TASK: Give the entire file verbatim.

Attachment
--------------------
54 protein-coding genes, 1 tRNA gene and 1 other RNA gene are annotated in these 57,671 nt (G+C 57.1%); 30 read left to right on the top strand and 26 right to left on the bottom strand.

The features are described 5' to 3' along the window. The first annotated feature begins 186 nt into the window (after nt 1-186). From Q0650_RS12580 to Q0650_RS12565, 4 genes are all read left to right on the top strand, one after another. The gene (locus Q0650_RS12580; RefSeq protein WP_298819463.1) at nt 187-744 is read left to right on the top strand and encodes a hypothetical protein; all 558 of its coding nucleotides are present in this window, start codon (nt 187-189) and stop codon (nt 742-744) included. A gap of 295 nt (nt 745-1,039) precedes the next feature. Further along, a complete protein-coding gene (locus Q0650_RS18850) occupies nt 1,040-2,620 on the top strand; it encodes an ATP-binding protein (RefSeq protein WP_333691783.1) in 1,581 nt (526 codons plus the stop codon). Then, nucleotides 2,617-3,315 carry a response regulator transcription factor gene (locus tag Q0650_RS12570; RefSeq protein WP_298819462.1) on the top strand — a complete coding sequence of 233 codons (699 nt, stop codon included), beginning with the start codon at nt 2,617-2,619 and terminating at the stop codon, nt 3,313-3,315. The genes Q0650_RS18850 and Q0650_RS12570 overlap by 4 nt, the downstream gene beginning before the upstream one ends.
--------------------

54 protein-coding genes, 1 tRNA gene and 1 other RNA gene are annotated in these 57,671 nt (G+C 57.1%); 30 read left to right on the top strand and 26 right to left on the bottom strand.

The features are described 5' to 3' along the window. The first annotated feature begins 186 nt into the window (after nt 1-186). From Q0650_RS12580 to Q0650_RS12565, 4 genes are all read left to right on the top strand, one after another. The gene (locus Q0650_RS12580; RefSeq protein WP_298819463.1) at nt 187-744 is read left to right on the top strand and encodes a hypothetical protein; all 558 of its coding nucleotides are present in this window, start codon (nt 187-189) and stop codon (nt 742-744) included. A gap of 295 nt (nt 745-1,039) precedes the next feature. Further along, a complete protein-coding gene (locus Q0650_RS18850) occupies nt 1,040-2,620 on the top strand; it encodes an ATP-binding protein (RefSeq protein WP_333691783.1) in 1,581 nt (526 codons plus the stop codon). Then, nucleotides 2,617-3,315 carry a response regulator transcription factor gene (locus tag Q0650_RS12570; RefSeq protein WP_298819462.1) on the top strand — a complete coding sequence of 233 codons (699 nt, stop codon included), beginning with the start codon at nt 2,617-2,619 and terminating at the stop codon, nt 3,313-3,315. The genes Q0650_RS18850 and Q0650_RS12570 overlap by 4 nt, the downstream gene beginning before the upstream one ends.